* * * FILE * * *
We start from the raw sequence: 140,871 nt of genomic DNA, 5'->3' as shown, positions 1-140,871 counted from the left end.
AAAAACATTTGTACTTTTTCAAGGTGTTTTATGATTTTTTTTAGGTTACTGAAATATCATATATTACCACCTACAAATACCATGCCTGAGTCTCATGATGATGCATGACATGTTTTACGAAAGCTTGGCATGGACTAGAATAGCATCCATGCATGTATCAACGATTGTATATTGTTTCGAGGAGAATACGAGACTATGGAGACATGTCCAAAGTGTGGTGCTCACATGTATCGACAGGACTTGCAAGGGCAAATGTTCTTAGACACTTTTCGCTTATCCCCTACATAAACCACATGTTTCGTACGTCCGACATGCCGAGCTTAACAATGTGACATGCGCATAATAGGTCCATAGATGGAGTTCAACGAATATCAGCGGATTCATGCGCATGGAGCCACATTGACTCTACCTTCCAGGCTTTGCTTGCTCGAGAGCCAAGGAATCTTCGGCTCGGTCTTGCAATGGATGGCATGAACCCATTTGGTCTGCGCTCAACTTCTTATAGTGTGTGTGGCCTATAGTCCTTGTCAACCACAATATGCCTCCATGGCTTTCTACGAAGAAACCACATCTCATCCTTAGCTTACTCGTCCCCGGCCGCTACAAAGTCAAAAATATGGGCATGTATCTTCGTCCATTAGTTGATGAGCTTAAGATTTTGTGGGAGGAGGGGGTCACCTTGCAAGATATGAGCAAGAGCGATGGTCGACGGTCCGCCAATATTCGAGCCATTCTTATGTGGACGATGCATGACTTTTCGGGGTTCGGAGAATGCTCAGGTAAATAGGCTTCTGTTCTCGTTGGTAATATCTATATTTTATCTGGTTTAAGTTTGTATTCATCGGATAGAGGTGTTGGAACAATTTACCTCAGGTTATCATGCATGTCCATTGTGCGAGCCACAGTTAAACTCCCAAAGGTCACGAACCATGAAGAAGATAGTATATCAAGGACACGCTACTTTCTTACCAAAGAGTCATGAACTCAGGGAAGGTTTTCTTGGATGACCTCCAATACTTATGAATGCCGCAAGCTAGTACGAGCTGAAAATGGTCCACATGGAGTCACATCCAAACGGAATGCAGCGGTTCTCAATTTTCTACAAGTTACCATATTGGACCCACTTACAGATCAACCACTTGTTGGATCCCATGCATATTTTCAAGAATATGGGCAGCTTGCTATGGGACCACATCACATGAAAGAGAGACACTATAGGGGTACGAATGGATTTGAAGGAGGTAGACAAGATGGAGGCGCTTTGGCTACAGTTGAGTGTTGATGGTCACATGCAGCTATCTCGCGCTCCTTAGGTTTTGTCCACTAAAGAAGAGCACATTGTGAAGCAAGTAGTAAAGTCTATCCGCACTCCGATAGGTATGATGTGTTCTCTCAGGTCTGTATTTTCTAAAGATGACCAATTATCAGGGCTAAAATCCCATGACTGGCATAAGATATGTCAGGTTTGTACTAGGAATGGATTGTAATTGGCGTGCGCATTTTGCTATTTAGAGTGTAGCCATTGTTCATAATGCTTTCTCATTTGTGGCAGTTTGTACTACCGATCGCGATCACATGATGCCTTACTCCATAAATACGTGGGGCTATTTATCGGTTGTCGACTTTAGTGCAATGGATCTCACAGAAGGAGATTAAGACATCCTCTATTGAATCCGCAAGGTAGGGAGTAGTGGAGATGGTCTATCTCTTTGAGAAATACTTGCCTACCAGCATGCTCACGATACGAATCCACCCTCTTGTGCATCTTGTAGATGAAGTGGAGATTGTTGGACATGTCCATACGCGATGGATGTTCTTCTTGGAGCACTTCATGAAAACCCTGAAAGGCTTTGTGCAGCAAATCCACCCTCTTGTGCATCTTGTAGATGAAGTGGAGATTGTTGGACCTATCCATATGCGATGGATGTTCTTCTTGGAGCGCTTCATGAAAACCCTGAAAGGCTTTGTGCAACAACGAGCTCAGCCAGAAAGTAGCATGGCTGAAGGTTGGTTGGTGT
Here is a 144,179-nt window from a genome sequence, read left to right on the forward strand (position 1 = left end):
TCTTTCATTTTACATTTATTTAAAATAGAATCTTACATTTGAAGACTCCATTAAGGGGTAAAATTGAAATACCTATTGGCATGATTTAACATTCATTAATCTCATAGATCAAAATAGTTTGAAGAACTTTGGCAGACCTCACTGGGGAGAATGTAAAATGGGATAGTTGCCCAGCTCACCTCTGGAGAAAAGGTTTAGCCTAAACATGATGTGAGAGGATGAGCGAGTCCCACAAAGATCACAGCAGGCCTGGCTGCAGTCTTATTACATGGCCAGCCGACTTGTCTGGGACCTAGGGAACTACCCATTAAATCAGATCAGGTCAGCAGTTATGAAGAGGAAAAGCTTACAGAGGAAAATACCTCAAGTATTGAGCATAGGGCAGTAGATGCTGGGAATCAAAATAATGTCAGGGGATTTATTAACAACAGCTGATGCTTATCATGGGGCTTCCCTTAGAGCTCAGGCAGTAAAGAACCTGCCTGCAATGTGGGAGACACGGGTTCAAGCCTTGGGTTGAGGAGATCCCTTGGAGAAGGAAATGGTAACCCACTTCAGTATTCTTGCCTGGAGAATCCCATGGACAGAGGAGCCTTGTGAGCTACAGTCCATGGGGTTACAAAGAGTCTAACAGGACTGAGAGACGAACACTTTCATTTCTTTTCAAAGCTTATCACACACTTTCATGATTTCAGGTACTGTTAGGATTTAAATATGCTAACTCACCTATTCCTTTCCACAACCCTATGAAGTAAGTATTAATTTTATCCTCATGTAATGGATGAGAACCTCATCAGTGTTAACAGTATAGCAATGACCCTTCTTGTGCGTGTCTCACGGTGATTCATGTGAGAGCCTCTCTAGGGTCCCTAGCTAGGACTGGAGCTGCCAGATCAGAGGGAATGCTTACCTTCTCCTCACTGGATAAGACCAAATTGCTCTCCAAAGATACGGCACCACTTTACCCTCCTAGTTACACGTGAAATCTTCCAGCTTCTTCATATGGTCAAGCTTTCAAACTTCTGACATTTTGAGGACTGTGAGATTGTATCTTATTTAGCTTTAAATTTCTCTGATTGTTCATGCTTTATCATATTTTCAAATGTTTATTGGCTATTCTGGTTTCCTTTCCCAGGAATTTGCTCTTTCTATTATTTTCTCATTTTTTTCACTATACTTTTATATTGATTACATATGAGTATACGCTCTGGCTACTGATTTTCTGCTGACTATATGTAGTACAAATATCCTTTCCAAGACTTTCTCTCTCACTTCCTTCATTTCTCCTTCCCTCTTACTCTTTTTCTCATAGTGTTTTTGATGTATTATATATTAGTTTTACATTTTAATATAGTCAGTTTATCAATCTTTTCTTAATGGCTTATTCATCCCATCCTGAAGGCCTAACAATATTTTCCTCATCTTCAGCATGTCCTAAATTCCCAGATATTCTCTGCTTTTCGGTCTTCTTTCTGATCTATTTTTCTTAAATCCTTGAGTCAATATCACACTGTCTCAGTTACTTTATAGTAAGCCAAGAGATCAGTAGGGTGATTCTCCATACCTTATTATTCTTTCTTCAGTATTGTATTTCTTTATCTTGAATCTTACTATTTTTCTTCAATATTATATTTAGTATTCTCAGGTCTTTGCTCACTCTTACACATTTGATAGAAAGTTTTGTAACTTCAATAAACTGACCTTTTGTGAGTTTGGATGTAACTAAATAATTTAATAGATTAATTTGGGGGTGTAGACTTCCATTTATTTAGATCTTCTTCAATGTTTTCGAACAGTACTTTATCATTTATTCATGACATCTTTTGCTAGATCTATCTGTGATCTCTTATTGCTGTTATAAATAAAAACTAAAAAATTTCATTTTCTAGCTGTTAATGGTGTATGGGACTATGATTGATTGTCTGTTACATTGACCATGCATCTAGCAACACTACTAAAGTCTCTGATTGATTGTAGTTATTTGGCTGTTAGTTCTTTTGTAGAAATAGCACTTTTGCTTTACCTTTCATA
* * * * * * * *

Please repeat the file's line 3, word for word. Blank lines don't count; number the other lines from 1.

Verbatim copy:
Here is a 144,179-nt window from a genome sequence, read left to right on the forward strand (position 1 = left end):